He said the largest RFP called for 150 parking stalls to be included in the deal, which automatically disqualifies a lot of downtown office buildings -- especially when the landlord would have to guarantee those stalls for the next 20 years at a specified cost.

And the smallest RFP called for a minimum of 6,600 square feet of ground-floor space, he said, which also eliminates a lot of buildings.

Morguard Investments Ltd. is one local property manager which has a fair bit of vacant space in a number of its downtown buildings, but didn't bid on any of the three contracts. But that's because its space didn't meet the province's requirements, not because it was upset about what happened two years ago, said Karen Lund, general manager of Morguard's Winnipeg office.

"When you've got that kind of tenant... for a 20-year lease, you're going to go after it (if you have the right type of space)," she said.

Joe Diner, a local commercial sales and leasing specialist with C.B. Richard Ellis, confirmed he submitted bids for all three contracts on behalf of the owners of the former Brick's Fine Furniture building at 111 Lombard Ave.

Diner wouldn't discuss the details of the United Equity Group's proposals, or of any of other the other bids.

But he said any criticism of the government's handling of the 2009 RFP is unwarranted because it had the right to reject all of the proposals if it felt they didn't meet its needs.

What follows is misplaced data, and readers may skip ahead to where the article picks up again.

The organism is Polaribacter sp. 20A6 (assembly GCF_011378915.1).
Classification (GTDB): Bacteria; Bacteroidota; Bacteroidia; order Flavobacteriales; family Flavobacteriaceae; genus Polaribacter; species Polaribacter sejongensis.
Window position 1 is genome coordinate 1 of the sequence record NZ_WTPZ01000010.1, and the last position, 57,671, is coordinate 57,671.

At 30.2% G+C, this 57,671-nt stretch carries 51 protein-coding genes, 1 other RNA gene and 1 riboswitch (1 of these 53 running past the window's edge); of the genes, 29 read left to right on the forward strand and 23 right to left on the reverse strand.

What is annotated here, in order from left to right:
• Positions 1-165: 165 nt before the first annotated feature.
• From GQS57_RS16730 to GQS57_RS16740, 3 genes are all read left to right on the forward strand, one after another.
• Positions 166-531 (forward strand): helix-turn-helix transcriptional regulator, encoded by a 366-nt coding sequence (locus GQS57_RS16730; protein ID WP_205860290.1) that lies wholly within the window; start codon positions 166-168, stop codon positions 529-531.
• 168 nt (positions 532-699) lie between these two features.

UEG bid on that leasing deal, as well, and Diner said it wasn't a waste of time because much of the information it compiled for that RFP was used in preparing these new proposals.

"So it wasn't a wasted exercise. It was a valuable exercise."

He said he's got his fingers crossed his client will have better luck this time.

"If we get all of them, I'll throw a party. If we get two of them, I'll buy lunch. If we get just one of them, it will be hotdogs at one of the downtown hotdog stands!"


Know of any newsworthy trends or developments in the local office, retail, or industrial real estate sectors? Let real estate reporter Murray McNeill know at the email address below, or at 697-7254.

The contenders

Buildings industry sources say are vying for one or more of three provincial leasing contracts:

The Brick's Fine Furniture building, 111 Lombard Ave. The owner plans to upgrade the six-storey, 118,000-square-foot heritage building to LEED-silver energy-efficiency standards as soon as it lands an anchor tenant. Its owner bid on all three contracts.

The Canada Building, 352 Donald St., just north of Ellice Avenue. The top four floors in the seven-storey, 84,000-square-foot building are currently unoccupied. Its owner also bid on all three contracts.

The former Motor Vehicles Branch building at 1075 Portage Ave. Its owners bid on two of the three contracts.

The Former Reiss Fashions building on the northwest corner of King Street and McDermot Avenue. The seven-storey heritage building is owned by Bedford Investments Ltd., which also owns the new parkade that opened last year on the southwest corner of King and Bannatyne Avenue.

The Four-storey Direct Focus Marketing building at 315 Pacific Ave.

Republished from the Winnipeg Free Press print edition October 3, 2011 B5